Work-at-home scams have been around for decades, but the economic downturn has given them a new urgency for both businesses and the unemployed, reports USA Today. While some work-at-home offers, such as home-based customer service agents, can be legitimate, the Federal Trade Commission and consumer advocates say most that promise generous profits from the comfort of home are not. Complaints to the FTC about work-at-home scams are increasing faster than fraud complaints overall, up from 4,004 in 2006 to 7,955 last year.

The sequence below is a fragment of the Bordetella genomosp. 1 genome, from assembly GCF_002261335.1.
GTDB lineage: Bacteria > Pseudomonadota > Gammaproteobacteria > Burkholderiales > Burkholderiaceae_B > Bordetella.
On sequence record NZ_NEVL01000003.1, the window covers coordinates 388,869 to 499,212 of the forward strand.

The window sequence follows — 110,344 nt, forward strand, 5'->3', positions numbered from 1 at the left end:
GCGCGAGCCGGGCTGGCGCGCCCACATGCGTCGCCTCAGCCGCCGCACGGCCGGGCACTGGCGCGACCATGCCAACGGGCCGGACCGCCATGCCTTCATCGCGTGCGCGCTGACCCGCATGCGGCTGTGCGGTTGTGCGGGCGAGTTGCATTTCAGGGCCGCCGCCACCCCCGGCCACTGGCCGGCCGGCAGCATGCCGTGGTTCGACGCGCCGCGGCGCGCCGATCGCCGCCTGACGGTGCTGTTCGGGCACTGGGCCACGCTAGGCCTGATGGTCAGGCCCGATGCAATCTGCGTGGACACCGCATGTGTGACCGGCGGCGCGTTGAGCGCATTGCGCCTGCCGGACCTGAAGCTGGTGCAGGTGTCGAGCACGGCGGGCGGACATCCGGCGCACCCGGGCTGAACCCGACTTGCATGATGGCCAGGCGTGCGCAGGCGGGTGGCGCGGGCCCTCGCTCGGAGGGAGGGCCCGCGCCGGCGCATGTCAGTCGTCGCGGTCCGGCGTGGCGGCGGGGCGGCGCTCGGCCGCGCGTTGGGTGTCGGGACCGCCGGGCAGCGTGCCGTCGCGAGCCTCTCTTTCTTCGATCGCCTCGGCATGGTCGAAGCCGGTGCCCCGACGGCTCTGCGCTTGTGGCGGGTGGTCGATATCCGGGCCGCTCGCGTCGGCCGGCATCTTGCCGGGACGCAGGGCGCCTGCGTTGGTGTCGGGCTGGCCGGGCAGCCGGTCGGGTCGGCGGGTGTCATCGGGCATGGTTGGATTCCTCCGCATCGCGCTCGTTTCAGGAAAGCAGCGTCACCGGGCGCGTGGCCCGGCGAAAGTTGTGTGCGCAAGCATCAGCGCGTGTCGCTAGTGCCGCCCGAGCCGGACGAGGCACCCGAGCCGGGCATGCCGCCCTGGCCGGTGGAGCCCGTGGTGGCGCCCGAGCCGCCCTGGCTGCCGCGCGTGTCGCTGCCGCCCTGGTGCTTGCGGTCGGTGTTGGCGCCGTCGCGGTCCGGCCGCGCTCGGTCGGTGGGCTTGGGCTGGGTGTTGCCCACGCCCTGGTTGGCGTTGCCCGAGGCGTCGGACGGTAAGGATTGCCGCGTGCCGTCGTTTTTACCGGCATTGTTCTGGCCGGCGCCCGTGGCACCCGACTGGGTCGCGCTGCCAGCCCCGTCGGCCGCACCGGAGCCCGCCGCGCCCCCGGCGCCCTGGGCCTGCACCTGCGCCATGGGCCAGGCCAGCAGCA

Implausible offers are flourishing. There have also been big changes in how they’re advertised, largely online. Scam artists know that many people are aware that work-at-home opportunities are often questionable, so the most egregious frauds “advertise that they are 100% scam-free,” says Lois Greisman, the FTC’s associate director of marketing practices. “With unemployment hovering around 10%, more people are susceptible,” says Greisman, noting that the FTC is going after those “targeting people in dire need.” The Internet has allowed scam artists to move beyond more mundane envelope-stuffing and home assembly scams. “What we see now is people paying for information to learn how to make money on the Internet,” says Better Business Bureau spokeswoman Alison Southwick.